Trachyonians Almost all Greek heroes were kings in different cities and towns, except Hercules. His future divinity, he practiced forced labor in the service of an insignificant king from South Greece. For him, he performed twelve feats, one more difficult. The last was the descent to Hades, the underworld, behind a terrible three-headed dog guarding the realm of the dead. There, in Hades, he met the shadow of the hero Meleager, also a fighter against monsters, the most powerful of the older heroes. Meleager said to him: “There, on earth, I have a sister named Deyanira, take her as a wife, she is worthy of you.”
“Trachyonians” means “girls from the city of Trakhin”. Trachin (“rocky”) is a small town in the remote mountain outskirts of Greece, under the hill of This, not far from the glorious gorge of Thermopylae. He is famous only for the fact that the greatest of the Greek heroes Hercules, the son of Zeus, lived in his last years. On Mount Etta, he took a voluntary death at the stake, ascended to heaven and became a god. The involuntary culprit of this martyr’s death was his wife, Dejanira, faithful and loving. She is the heroine of this tragedy, and the chorus of Trakhin girls is her interlocutors.
When Hercules finished his servitude, he went to the edge of Greece to get married to Deianira. He arrived on time: there flowed the river Aheloy, the largest in Greece, and her god demanded that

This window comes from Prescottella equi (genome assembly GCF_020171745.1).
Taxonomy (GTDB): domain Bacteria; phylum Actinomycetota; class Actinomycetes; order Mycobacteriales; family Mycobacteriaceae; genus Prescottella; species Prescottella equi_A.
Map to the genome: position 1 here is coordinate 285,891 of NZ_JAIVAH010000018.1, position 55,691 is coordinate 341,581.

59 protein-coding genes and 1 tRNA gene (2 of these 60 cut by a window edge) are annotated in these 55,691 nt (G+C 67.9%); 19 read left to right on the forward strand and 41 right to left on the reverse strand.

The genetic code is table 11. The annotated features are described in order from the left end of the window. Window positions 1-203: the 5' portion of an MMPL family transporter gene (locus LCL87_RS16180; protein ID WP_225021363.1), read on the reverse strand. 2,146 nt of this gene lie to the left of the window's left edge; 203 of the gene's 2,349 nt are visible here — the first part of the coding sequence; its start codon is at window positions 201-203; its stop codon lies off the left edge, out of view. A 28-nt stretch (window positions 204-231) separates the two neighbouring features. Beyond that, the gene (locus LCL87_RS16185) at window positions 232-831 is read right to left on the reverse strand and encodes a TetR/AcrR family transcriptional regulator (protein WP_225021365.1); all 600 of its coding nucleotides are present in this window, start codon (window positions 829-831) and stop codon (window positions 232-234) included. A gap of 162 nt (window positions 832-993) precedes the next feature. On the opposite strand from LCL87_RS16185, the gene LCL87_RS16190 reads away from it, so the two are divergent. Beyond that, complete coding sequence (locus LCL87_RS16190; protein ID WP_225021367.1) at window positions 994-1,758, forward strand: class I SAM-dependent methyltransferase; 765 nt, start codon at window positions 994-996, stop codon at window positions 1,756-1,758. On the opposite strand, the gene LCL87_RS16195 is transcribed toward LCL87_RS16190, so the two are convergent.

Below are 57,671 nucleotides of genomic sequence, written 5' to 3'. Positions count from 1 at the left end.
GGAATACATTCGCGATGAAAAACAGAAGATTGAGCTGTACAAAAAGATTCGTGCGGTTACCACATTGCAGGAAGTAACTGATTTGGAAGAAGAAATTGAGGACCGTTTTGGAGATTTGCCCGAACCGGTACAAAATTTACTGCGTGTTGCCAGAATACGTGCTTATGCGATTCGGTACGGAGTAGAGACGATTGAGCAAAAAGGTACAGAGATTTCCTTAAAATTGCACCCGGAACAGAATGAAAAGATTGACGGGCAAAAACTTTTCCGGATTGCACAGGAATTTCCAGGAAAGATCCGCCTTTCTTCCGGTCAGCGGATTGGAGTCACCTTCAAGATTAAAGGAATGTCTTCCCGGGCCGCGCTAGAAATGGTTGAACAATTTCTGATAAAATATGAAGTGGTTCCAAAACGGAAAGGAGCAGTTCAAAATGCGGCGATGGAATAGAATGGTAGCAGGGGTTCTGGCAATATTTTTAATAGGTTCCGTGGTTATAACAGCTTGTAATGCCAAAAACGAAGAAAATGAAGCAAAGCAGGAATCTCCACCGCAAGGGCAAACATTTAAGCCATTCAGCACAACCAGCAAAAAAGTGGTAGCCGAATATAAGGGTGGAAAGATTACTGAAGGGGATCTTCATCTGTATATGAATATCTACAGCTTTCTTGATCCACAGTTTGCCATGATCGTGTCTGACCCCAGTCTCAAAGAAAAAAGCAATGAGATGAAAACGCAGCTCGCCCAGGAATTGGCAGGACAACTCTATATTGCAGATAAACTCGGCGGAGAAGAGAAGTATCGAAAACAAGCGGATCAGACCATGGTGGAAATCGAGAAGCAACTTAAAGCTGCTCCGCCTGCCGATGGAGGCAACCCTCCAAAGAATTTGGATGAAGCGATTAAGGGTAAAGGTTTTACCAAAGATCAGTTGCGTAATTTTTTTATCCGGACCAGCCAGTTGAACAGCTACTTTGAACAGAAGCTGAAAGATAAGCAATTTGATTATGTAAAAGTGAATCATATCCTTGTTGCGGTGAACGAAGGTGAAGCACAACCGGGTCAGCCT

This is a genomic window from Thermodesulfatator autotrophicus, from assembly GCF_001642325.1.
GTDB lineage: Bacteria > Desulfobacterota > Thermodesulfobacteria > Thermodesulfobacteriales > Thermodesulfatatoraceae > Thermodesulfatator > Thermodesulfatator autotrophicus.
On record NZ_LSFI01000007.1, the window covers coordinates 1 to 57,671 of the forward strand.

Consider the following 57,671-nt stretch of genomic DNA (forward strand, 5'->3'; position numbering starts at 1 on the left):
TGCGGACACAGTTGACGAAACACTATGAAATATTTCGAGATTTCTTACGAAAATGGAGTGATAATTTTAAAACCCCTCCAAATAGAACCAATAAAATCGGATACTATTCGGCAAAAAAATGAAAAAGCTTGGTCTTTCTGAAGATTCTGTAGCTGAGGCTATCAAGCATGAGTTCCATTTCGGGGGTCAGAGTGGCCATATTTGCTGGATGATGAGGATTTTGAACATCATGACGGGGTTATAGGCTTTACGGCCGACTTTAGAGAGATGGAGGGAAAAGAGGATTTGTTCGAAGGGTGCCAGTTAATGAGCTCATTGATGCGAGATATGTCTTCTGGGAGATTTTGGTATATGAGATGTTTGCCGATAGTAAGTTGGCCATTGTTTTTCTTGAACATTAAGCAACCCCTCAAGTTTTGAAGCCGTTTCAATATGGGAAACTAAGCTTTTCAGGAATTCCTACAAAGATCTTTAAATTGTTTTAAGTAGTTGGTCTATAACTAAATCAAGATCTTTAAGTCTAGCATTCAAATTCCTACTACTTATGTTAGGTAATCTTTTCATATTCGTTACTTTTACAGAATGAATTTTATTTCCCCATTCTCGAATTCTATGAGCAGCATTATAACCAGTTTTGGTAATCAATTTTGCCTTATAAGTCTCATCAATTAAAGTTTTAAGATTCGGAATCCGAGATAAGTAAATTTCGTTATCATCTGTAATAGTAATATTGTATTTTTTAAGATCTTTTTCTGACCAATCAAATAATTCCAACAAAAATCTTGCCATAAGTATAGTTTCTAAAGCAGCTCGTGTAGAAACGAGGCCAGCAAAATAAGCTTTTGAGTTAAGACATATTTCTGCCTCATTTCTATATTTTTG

The path lay still across one river, and the carrier on that river was a wild centaur Ness, a half-man-half-horse. Dejanira liked him, and he wanted to kidnap her. But Hercules had a bow and arrows poisoned with the black blood of the multi-headed Hydra snake, which he once defeated and chopped. The arrow of Hercules overtook the centaur, and he realized that his death had come. Then, to take revenge on Hercules, he said to Deianira: “I loved you, and I want to do good to you. Take the blood from my wound and keep it from the light and people.” If your husband loves another, then smear his clothes with this blood, and his love will return to you. ” Deyanira did so, not knowing that Nesova’s blood was poisoned by the arrow of Hercules.
Time passed, and she had to remember about this blood. Hercules was staying with a friend of the Tsar in the city of Echalia (two days’ journey from Trakhin), and he was fond of the royal daughter of Iola. He demanded of the king of her in concubines. The Tsar refused, and the Tsar’s son mockingly added: “It is not to her face that she should be the one who served twelve years, like a servant slave.” Hercules got angry and pushed the king’s son off the wall – the only time in his life he killed an enemy not by force but by deception. The gods punished him for this – once again put in slavery for a year to the slutty overseas Queen Omphale. Dejanira knew nothing about this. She lived in Trachina alone with her young son Gill and patiently waited for her husband’s return.
Here begins the drama of Sophocles.
On the stage of Dejanira, she is full of anxiety. Leaving, Hercules told her to wait for him a year and two months. He had a prophecy: if you die, then from the dead; and if you do not die – then go back and finally find rest after work. But a year and two months have passed, but he’s not there. Did the prophecy come true, and he died from some dead, and will not return to live his days alone beside her? The Chorus of Trachyonians encourages her: no, although in all life there are joys and misfortunes, but Father Zeus will not leave Hercules! Then Dejanira calls his son Gill and asks him to go in search of his father. He is ready: it has already reached the rumor that Hercules spent a year in slavery at Omphala, and then went on a campaign to Ehaliyah – to take revenge on the offending tsar. And Gill goes looking for him under Echalia.